Michalczewski: "Roy Jones is also fighting against my sparring partners. I had Richard Frazier as sparring partner in Hamburg a couple of years ago. [Richard Frazier challenged Roy Jones for the WBC and WBA Titles in 1998. After the broadcast HBO commentator Larry Merchant apologized to the spectators for the unworthy challenger they just had to witness] I prepared with him for the Rocky fight in 96, because he was a southpaw. So I don't see a problem when I fight former Jones opponents, when I'm doing sparring with his title challengers."

FW: Why did David Telesco pull out from fighting you?

Michalczewski: "I have no idea. I don't look through that. I'm fighting anyone who my promoter Klaus-Peter Kohl selects. I just continue to fight against the guys who are on top of the rankings. I fight against the best, whereas Jones fights my sparring partners."

FW: Why did you pick Montell Griffin?

Michalczewski: "I can't answer that question. For these kinds of questions I have my management that I pay to take care of it. I can't do everything."

FW: How much do you know of Griffin?

Michalczewski: "I've seen his fights - live and on video. Not only those against Jones, but a couple of other fights as well. He is a small and quick guy with quite a hard punch and he is pretty mobile."

FW: Daruisz, you stand at an even 6' - 6' 1." Griffin is a small, but sturdy 5' 7." Have you ever fought anyone so small as a Light Heavyweight before?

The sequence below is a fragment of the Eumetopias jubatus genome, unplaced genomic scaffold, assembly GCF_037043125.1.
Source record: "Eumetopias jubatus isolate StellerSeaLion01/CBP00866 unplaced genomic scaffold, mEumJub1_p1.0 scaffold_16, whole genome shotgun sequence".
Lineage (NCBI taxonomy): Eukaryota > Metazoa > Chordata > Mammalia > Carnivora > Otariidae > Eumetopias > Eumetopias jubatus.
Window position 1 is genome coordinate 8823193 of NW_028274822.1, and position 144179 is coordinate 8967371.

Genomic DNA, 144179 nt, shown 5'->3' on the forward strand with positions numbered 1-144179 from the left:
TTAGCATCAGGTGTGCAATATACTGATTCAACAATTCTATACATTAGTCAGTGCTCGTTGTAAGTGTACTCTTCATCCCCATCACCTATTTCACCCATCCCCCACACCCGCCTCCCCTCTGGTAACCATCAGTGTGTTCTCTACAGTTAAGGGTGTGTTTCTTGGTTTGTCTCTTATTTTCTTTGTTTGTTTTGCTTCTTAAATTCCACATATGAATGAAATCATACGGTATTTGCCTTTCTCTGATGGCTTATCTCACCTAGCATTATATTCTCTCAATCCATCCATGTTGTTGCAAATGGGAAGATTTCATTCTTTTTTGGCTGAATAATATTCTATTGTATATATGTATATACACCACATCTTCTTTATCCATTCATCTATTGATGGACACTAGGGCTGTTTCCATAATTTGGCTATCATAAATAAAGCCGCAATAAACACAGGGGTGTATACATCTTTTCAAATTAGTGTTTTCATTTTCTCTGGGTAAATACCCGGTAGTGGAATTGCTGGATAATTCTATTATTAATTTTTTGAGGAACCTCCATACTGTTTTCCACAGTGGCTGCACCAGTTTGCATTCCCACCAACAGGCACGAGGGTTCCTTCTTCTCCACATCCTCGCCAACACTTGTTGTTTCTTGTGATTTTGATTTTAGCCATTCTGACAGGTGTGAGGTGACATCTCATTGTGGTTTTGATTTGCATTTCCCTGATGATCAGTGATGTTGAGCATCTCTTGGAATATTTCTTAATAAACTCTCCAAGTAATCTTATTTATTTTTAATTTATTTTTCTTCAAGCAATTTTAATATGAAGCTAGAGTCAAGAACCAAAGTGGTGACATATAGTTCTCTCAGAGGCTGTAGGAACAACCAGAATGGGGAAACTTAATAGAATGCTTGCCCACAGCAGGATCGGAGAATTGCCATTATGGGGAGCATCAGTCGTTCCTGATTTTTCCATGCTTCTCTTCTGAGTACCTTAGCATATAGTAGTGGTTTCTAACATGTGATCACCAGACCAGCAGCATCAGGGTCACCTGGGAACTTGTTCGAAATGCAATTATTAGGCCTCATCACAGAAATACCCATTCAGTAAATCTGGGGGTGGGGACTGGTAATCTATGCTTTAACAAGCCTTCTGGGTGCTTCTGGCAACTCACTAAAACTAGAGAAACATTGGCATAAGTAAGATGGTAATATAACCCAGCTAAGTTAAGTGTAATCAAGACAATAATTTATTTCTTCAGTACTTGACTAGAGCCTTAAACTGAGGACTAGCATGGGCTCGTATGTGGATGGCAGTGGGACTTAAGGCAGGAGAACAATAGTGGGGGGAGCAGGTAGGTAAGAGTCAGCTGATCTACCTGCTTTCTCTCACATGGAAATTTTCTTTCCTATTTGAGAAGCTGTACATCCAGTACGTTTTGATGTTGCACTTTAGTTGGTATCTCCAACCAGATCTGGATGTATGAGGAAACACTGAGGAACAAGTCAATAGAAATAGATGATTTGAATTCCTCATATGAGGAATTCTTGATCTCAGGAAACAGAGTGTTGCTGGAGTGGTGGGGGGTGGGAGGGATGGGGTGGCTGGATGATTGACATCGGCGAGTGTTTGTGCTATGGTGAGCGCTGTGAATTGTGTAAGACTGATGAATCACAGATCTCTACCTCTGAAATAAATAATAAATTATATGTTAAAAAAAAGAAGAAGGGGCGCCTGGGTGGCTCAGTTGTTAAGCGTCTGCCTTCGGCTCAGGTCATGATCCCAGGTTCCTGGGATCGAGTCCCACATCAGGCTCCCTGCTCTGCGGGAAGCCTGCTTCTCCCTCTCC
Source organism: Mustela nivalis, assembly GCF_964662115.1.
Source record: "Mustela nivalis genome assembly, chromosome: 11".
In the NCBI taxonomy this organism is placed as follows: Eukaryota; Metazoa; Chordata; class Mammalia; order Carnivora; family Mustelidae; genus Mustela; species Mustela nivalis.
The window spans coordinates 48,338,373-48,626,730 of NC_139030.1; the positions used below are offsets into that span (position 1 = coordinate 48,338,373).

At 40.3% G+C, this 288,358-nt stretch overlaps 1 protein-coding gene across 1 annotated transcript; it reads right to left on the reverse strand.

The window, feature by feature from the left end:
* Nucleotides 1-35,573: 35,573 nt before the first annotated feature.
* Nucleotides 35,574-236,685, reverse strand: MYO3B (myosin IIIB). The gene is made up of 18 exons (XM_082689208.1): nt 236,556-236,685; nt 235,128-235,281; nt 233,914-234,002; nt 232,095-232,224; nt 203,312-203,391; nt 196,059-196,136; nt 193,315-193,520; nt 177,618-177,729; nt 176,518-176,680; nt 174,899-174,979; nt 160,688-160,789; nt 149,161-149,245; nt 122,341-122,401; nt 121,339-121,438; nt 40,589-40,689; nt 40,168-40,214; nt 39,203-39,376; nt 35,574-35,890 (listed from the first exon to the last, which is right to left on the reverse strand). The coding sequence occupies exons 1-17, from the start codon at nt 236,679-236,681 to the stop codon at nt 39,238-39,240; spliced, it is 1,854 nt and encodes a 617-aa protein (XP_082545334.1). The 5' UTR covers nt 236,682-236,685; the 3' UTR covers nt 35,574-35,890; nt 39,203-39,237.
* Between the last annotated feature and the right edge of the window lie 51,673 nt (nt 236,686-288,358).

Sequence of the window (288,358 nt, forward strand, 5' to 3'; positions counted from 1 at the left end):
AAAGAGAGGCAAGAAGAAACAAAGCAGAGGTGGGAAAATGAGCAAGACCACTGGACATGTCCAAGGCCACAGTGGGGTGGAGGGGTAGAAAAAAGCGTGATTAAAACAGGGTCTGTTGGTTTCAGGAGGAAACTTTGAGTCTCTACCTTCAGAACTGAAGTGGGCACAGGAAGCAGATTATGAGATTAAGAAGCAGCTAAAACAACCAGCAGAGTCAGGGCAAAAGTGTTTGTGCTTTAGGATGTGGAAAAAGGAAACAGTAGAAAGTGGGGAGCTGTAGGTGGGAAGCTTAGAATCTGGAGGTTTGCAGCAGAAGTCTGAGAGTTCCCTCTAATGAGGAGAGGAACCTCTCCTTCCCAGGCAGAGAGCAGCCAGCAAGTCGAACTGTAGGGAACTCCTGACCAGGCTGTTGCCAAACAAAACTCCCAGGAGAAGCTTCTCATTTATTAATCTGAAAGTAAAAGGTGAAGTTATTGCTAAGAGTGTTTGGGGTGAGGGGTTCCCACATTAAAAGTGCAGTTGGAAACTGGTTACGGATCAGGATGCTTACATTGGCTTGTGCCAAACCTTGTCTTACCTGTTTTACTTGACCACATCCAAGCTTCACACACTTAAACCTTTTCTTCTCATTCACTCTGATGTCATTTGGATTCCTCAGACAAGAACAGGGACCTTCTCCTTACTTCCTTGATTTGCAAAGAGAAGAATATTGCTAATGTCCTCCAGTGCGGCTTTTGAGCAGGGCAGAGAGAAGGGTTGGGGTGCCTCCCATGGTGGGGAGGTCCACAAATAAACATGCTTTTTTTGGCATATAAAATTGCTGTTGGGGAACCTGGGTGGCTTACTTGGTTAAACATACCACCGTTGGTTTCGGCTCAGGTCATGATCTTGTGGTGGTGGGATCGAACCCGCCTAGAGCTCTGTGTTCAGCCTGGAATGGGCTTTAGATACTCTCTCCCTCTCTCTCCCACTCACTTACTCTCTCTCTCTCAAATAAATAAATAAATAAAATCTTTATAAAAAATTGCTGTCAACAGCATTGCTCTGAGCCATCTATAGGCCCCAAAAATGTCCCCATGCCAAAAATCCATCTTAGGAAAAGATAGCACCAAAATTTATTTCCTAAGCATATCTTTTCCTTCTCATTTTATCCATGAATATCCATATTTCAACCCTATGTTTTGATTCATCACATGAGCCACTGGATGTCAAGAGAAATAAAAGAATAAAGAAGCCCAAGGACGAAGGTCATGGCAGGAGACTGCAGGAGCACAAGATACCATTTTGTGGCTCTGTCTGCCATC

Michalczewski: "Yes. I believe it was in my fifth fight as a professional. I fought against quite a couple of small guys. I can't say whether this suits me or not. Sometimes small opponents suit me, sometimes tall opponents. I can't say that in general small opponents suit me and tall opponents don't. But when you feel strong and you think that you are the best, you must be able to beat any kind of opponent - small ones and tall ones."

FW: Griffin, at one point, was considered one of boxing's best defensive fighters up until he fought Roy Jones in August 1997. Have you ever felt that way? Also, have you ever fought anyone with the defensive skills Griffin has?

Michalczewski: "Sure I did. Virgil Hill is one of them. The way he moves and the way he is counter boxing - there are few fighters like him. People were saying that Henry Maske was the best defensive fighter at Light Heavyweight, but Hill made him look silly and beat him. And after that I beat Hill. And Hill was much taller than Griffin is. If you are tall you have more possibilities, like fighting from a distance."

FW: Griffin has a style that makes fighters look bad, because he is so small and hard to hit cleanly. Are you concerned at all, as to whether you may not look good against Griffin, style wise with you being the taller fighter?

Michalczewski: "You always have to put up with that. Most important is you win. You cannot box beautiful all the time. You have to accept that sometimes you can win ugly. Main thing, you win."

FW: Since Griffin is a different fighter from many of the other combatants at 175, will you change your original training routine? What new things will you be working on, and how will you go about preparing yourself so that whatever Griffin does, you'll know how to react effectively?

Michalczewski: "Sure there are specific things that I work on. As always I will work a lot with my jab. The jab is very effective against small opponents. I'm also going to use uppercuts with both hands. I will also put pressure on him from the beginning. My trainer Fritz [Sdunek] and me are working since a couple of weeks. We will prepare a total of 12 weeks. I have certain sparring partners, who are as small and sturdy as Montell Griffin is. So I get used to his size."